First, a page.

Give credit where credit is due. Per the Associated Press, the Obama Department of Justice is seeking the death penalty for noted white supremacist neo-Nazi mass-murdering psychopath Dylann Roof of South Carolina. Here is Attorney General Loretta Lynch’s brief statement on the decision:
The nature of the alleged crime and the resulting harm compelled this decision.
No kidding. It has been a little over eleven months since Roof walked into a Charleston, South Carolina church, sat down to feign joining parishioners in Bible study for about an hour, and then murdered nine black churchgoers—including senior pastor and South Carolina state senator Clementa Pinckney—in cold blood. Writings that surfaced after the crime confirmed that Roof had a thoroughly putrid online footprint, featuring all of the usual neo-Nazi and overtly racist, white nationalist repugnances. Public images of Roof posing with the Confederate battle flag served as the original impetus for South Carolina’s ultimate decision to take down the flag from the state capitol grounds.
South Carolina has a concurrent state case against Roof, and Governor Nikki Haley called for state prosecutors to seek the death penalty in the immediate aftermath of the homicides. I personally find the federal hate crime laws on which Roof has been charged to be constitutionally suspect (as I find the overwhelming majority of the federal criminal code, but that’s a post for another day), but there are many, many worthier junctures at which originalists and strict constitutionalists might seek to push back against two-plus centuries’ worth of incremental distortions away from the constitutional text.
Personally, I believe in the death penalty for retributivist reasons; others can believe in its deterrent effect, though I think the academic literature is murky on this and I don’t find it as morally compelling as the retributivist rationale. Dennis Prager has done a particularly nice job, over the years, in offering reasons to support the ultimate punishment for society’s worst of the worst. Similarly, on the current U.S. Supreme Court, Justices Alito and Thomas have frequently employed a tactic of describing capital cases’ underlying crimes in gruesome detail in their death penalty opinions, so as to impart an unmistakable underlying sympathy for the victim and not for the killer.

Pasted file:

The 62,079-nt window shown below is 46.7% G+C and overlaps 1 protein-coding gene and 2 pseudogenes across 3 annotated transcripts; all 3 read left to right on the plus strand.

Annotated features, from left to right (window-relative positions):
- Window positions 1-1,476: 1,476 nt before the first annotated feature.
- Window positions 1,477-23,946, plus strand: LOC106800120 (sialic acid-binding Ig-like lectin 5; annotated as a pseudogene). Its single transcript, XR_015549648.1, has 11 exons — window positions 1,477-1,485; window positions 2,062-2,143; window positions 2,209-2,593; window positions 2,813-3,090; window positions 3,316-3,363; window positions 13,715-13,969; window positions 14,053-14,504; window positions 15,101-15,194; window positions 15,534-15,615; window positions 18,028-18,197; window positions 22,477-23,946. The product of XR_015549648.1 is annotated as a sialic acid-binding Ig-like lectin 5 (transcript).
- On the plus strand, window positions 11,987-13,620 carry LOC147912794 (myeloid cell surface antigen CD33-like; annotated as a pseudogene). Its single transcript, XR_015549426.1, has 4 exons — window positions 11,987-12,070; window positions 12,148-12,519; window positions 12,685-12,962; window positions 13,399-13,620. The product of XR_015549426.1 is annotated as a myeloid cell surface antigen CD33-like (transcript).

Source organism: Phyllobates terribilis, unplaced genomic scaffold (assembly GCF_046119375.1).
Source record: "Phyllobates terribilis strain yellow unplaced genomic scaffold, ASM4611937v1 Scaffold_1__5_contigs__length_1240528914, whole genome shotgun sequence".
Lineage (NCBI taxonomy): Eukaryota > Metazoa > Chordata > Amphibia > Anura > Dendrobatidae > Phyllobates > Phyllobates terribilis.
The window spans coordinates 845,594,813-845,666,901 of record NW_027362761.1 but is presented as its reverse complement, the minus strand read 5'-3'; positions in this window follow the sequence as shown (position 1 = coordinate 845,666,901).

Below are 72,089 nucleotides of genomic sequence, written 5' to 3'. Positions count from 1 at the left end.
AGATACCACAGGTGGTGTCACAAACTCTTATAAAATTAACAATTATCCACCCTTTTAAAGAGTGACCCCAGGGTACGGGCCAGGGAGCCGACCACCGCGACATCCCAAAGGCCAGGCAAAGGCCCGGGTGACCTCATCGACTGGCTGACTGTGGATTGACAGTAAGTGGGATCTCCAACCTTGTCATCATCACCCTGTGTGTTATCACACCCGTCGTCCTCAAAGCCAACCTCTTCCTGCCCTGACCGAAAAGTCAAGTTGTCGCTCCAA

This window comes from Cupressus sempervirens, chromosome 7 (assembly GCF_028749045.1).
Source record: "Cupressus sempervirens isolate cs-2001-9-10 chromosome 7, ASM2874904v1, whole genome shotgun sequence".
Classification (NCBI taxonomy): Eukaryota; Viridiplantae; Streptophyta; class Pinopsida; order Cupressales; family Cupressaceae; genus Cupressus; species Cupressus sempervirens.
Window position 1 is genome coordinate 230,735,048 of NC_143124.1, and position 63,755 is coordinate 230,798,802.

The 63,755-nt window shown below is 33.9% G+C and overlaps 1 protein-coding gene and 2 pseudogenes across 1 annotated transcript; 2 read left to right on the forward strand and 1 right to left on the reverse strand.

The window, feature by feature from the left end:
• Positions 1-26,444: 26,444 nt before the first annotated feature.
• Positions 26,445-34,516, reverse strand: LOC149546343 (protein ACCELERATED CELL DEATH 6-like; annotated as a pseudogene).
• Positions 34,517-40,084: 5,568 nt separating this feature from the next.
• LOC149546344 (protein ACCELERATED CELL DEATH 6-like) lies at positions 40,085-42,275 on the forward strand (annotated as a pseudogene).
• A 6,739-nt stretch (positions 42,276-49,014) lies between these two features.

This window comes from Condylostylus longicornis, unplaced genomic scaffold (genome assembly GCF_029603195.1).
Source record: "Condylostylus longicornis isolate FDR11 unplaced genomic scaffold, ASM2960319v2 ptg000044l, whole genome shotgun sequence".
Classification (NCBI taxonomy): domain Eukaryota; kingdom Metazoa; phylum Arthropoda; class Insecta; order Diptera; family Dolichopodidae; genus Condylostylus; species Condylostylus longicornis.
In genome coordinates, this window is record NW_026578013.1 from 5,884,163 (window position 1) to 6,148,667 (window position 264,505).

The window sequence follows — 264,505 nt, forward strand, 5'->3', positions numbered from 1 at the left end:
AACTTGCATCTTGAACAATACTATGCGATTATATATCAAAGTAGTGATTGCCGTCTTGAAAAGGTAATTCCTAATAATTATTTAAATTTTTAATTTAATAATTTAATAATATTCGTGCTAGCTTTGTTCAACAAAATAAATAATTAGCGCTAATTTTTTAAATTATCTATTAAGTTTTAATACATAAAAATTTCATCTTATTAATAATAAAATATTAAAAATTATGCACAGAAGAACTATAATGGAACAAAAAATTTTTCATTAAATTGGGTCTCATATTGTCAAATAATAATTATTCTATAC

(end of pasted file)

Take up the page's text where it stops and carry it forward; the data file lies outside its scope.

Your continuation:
Whatever your rationale for supporting the death penalty, Dylann Roof is a canonical example of its just application. And even if you morally oppose capital punishment with every fiber of your being, it must be conceded that, given its existence, it is cases like Roof’s and Boston Marathon bomber Dzhokhar Tsarnaev’s that make for the easiest instances of its use.
For whatever it is worth, I would urge the government to stretch the Eighth Amendment—which precludes “cruel and unusual punishments”—to its outer limits in cases such as Roof’s and Tsarnaev’s. As originalists, we can look to the death penalty practices of the Founding generation as being probative, and maybe dispositive, of that Eighth Amendment original meaning. You get the idea. But if we are ever to depart from the status quo ante of using increasingly hard-to-come-by drug “cocktails” and return to the older execution days of yore, Roof would be a good place to start. Judge Alex Kozinski of the U.S. Court of Appeals for the Ninth Circuit, for his part, has opined that more executions should be by firing squad. Here is Kozinski, writing in 2014:
Using drugs meant for individuals with medical needs to carry out executions is a misguided effort to mask the brutality of executions by making them look serene and peaceful—like something any one of us might experience in our final moments.… But executions are, in fact, nothing like that. They are brutal, savage events, and nothing the state tries to do can mask that reality. Nor should it. If we as a society want to carry out executions, we should be willing to face the fact that the state is committing a horrendous brutality on our behalf…
Sure, firing squads can be messy, but if we are willing to carry out executions, we should not shield ourselves from the reality that we are shedding human blood. If we, as a society, cannot stomach the splatter from an execution carried out by firing squad, then we shouldn’t be carrying out executions at all.
I am largely in concurrence with Judge Kozinski (who, it must be noted as an aside, had one of the all-time great moral defenses of the Second Amendment in this 2003 dissent from a Ninth Circuit refusal to rehear a case en banc…seriously, read it), and certainly other public methods might also be considered. But even if the feds do not go that route anytime soon, we should still commend the Obama Department of Justice—which has otherwise been one of the most highly politicized, overtly Leftist DOJs in U.S. history—for doing the right thing today. Credit to Loretta Lynch.